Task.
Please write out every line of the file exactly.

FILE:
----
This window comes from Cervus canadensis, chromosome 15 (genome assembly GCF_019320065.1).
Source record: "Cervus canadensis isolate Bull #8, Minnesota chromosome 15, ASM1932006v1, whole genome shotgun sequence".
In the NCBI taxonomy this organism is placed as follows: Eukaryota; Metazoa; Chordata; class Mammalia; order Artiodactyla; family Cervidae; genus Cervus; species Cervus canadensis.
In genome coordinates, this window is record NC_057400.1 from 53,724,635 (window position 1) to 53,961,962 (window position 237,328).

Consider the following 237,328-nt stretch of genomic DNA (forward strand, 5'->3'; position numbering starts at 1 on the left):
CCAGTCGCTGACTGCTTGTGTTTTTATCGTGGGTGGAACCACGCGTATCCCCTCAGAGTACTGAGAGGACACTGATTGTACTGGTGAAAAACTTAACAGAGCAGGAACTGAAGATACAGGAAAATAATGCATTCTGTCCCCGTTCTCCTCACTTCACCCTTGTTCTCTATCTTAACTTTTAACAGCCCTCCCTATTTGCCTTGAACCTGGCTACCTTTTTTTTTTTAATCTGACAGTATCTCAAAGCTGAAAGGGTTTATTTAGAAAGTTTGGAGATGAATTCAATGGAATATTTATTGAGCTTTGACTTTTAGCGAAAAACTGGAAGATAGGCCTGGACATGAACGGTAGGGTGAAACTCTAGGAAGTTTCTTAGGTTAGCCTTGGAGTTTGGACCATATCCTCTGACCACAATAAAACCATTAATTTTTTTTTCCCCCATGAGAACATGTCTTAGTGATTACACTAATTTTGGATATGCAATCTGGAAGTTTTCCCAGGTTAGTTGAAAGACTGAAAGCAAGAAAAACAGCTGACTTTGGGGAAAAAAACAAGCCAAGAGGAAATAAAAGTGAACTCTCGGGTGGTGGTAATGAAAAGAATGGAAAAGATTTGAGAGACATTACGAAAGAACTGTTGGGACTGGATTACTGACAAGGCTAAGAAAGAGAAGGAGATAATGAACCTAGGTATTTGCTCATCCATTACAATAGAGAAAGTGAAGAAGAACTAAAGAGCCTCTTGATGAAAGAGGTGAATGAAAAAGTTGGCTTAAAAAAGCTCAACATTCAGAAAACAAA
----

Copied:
This window comes from Cervus canadensis, chromosome 15 (genome assembly GCF_019320065.1).
Source record: "Cervus canadensis isolate Bull #8, Minnesota chromosome 15, ASM1932006v1, whole genome shotgun sequence".
In the NCBI taxonomy this organism is placed as follows: Eukaryota; Metazoa; Chordata; class Mammalia; order Artiodactyla; family Cervidae; genus Cervus; species Cervus canadensis.
In genome coordinates, this window is record NC_057400.1 from 53,724,635 (window position 1) to 53,961,962 (window position 237,328).

Consider the following 237,328-nt stretch of genomic DNA (forward strand, 5'->3'; position numbering starts at 1 on the left):
CCAGTCGCTGACTGCTTGTGTTTTTATCGTGGGTGGAACCACGCGTATCCCCTCAGAGTACTGAGAGGACACTGATTGTACTGGTGAAAAACTTAACAGAGCAGGAACTGAAGATACAGGAAAATAATGCATTCTGTCCCCGTTCTCCTCACTTCACCCTTGTTCTCTATCTTAACTTTTAACAGCCCTCCCTATTTGCCTTGAACCTGGCTACCTTTTTTTTTTTAATCTGACAGTATCTCAAAGCTGAAAGGGTTTATTTAGAAAGTTTGGAGATGAATTCAATGGAATATTTATTGAGCTTTGACTTTTAGCGAAAAACTGGAAGATAGGCCTGGACATGAACGGTAGGGTGAAACTCTAGGAAGTTTCTTAGGTTAGCCTTGGAGTTTGGACCATATCCTCTGACCACAATAAAACCATTAATTTTTTTTTCCCCCATGAGAACATGTCTTAGTGATTACACTAATTTTGGATATGCAATCTGGAAGTTTTCCCAGGTTAGTTGAAAGACTGAAAGCAAGAAAAACAGCTGACTTTGGGGAAAAAAACAAGCCAAGAGGAAATAAAAGTGAACTCTCGGGTGGTGGTAATGAAAAGAATGGAAAAGATTTGAGAGACATTACGAAAGAACTGTTGGGACTGGATTACTGACAAGGCTAAGAAAGAGAAGGAGATAATGAACCTAGGTATTTGCTCATCCATTACAATAGAGAAAGTGAAGAAGAACTAAAGAGCCTCTTGATGAAAGAGGTGAATGAAAAAGTTGGCTTAAAAAAGCTCAACATTCAGAAAACAAA